Start of the conflict:01/01/1984
Relevant government actors:Karnataka Forest Department.
National Tiger Conservation Authority (NTCA)
International and Finance InstitutionsThe World Bank (ESCAMP ,WB) from United States of America
Wildlife Conservation Society (WCS) from United States of America
Environmental justice organizations (and other supporters) and their websites, if available:Coorg Organization for Rural Development (CORD),
Bubakattu Krishekara Sangha (BKS).
Nisarga Foundation

Conflict & Mobilization

IntensityHIGH (widespread, mass mobilization, violence, arrests, etc...)
Reaction stageIn REACTION to the implementation (during construction or operation)
Groups mobilizing:Indigenous groups or traditional communities
Local ejos
Social movements
Ethnically/racially discriminated groups
Jenu Kuruba; Yerawa.
Forms of mobilization:Blockades
Development of a network/collective action
Lawsuits, court cases, judicial activism
Official complaint letters and petitions
Public campaigns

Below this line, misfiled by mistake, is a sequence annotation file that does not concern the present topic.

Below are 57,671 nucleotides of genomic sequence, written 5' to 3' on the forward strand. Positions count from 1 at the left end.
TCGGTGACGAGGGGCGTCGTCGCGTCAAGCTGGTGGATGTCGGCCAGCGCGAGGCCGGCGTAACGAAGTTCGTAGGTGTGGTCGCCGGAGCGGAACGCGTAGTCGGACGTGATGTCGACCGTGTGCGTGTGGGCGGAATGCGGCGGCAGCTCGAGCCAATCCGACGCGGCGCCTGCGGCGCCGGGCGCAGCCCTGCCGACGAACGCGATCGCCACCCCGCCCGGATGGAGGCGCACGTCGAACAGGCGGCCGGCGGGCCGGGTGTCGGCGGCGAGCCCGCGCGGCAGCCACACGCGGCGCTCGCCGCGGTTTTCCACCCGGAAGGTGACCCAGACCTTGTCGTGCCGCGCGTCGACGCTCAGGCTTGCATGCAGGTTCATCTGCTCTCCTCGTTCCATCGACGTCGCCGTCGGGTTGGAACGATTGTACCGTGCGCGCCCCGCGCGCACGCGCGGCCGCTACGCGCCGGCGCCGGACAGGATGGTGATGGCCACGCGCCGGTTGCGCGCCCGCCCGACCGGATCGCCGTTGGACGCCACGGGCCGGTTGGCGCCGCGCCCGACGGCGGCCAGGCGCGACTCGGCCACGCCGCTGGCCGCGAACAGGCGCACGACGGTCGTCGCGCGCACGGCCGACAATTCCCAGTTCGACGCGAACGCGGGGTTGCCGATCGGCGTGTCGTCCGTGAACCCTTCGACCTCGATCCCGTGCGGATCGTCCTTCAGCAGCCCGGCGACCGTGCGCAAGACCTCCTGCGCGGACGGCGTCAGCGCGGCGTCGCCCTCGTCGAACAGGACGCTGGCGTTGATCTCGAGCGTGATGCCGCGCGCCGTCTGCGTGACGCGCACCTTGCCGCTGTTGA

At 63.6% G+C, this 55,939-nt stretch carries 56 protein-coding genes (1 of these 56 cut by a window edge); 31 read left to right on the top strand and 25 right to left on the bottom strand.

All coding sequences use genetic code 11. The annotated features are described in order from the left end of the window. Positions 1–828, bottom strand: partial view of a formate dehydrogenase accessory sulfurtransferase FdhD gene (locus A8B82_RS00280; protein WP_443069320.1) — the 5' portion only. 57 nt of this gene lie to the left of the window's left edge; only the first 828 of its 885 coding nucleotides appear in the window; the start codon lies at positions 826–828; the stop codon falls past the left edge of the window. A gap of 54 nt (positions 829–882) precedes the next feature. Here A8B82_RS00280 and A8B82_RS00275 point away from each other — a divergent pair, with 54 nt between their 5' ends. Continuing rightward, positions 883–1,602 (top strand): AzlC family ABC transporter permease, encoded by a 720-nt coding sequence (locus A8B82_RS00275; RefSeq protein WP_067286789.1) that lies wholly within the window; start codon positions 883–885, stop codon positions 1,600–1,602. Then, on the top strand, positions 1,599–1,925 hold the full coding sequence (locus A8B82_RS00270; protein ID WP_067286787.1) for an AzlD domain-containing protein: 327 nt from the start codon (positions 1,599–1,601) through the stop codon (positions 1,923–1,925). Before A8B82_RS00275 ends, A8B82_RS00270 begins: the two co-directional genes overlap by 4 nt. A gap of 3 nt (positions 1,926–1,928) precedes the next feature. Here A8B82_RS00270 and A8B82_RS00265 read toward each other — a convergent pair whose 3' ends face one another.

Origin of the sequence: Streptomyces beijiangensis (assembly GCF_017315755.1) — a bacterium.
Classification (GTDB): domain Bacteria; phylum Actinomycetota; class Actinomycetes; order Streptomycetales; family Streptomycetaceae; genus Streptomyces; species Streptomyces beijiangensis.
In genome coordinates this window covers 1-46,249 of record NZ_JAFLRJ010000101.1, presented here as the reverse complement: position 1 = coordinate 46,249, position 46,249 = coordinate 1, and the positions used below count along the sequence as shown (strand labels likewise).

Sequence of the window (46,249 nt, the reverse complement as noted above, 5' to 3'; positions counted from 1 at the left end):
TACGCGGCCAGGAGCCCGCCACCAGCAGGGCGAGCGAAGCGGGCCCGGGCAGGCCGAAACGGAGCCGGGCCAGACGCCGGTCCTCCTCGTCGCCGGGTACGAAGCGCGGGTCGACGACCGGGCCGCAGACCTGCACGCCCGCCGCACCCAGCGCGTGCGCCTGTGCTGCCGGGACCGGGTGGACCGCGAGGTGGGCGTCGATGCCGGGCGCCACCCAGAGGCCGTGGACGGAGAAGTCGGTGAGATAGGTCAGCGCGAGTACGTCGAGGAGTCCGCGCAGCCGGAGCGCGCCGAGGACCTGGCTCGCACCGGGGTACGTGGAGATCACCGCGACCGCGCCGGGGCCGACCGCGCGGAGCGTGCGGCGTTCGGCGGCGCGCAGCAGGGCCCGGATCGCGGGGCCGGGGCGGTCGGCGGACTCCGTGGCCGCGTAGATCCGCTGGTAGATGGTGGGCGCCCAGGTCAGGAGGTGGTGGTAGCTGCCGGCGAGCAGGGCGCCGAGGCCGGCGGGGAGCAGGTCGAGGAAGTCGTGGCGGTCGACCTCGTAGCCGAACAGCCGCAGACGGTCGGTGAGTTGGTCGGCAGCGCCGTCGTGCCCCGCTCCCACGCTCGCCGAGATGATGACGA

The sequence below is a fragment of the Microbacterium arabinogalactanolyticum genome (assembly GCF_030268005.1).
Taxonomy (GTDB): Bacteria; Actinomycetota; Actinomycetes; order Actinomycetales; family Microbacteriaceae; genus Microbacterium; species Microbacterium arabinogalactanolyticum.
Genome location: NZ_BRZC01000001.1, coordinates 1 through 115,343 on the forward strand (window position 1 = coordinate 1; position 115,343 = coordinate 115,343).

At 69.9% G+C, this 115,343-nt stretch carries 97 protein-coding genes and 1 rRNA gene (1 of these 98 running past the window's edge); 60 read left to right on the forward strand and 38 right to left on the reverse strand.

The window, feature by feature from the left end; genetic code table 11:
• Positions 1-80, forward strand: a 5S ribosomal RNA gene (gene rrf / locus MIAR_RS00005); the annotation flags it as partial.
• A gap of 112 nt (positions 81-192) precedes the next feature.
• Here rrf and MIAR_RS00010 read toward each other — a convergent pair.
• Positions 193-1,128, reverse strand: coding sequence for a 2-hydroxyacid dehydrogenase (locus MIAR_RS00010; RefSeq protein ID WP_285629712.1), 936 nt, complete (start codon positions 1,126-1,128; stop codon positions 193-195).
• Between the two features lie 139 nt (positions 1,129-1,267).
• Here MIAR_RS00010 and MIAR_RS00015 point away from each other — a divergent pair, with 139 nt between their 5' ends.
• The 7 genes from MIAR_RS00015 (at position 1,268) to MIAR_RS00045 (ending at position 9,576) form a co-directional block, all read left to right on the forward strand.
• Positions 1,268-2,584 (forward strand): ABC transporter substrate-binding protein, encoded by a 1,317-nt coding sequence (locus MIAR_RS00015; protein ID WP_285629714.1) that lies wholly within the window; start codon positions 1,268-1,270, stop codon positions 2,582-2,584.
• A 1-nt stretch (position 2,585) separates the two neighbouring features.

Street protest/marches
Occupation of buildings/public spaces
Appeals/recourse to economic valuation of the environment
Refusal of compensation


Environmental ImpactsVisible: Food insecurity (crop damage)
Potential: Biodiversity loss (wildlife, agro-diversity)
Health ImpactsVisible: Malnutrition
Potential: Health problems related to alcoholism, prostitution
Socio-economical ImpactsVisible: Displacement, Lack of work security, labour absenteeism, firings, unemployment, Loss of livelihood, Violations of human rights, Land dispossession, Loss of landscape/sense of place
Potential: Increase in violence and crime, Militarization and increased police presence, Specific impacts on women, Loss of traditional knowledge/practices/cultures


Project StatusIn operation
Conflict outcome / response:Compensation
Criminalization of activists
Court decision (victory for environmental justice)
Strengthening of participation
Violent targeting of activists
Development of alternatives:The tribals living in the area are fighting for the recognition of the Forest Rights Act to ensure the management of the natural resources in their forest areas. They are also asserting their rights and developing coffee plantation and other plantation in their area for their own development.
Do you consider this an environmental justice success? Was environmental justice served?:No
Briefly explain:The clampdown of a very strong movement is resulting in a loss of hope by the tribals, which lastly have been deciding to leave their land and get the compensation package offered. However many are still resisting within the forest protected area.

Sources & Materials

Juridical relevant texts related to the conflict (laws, legislations, EIAs, etc)

Wildlife Protection Act, 2006 Amendment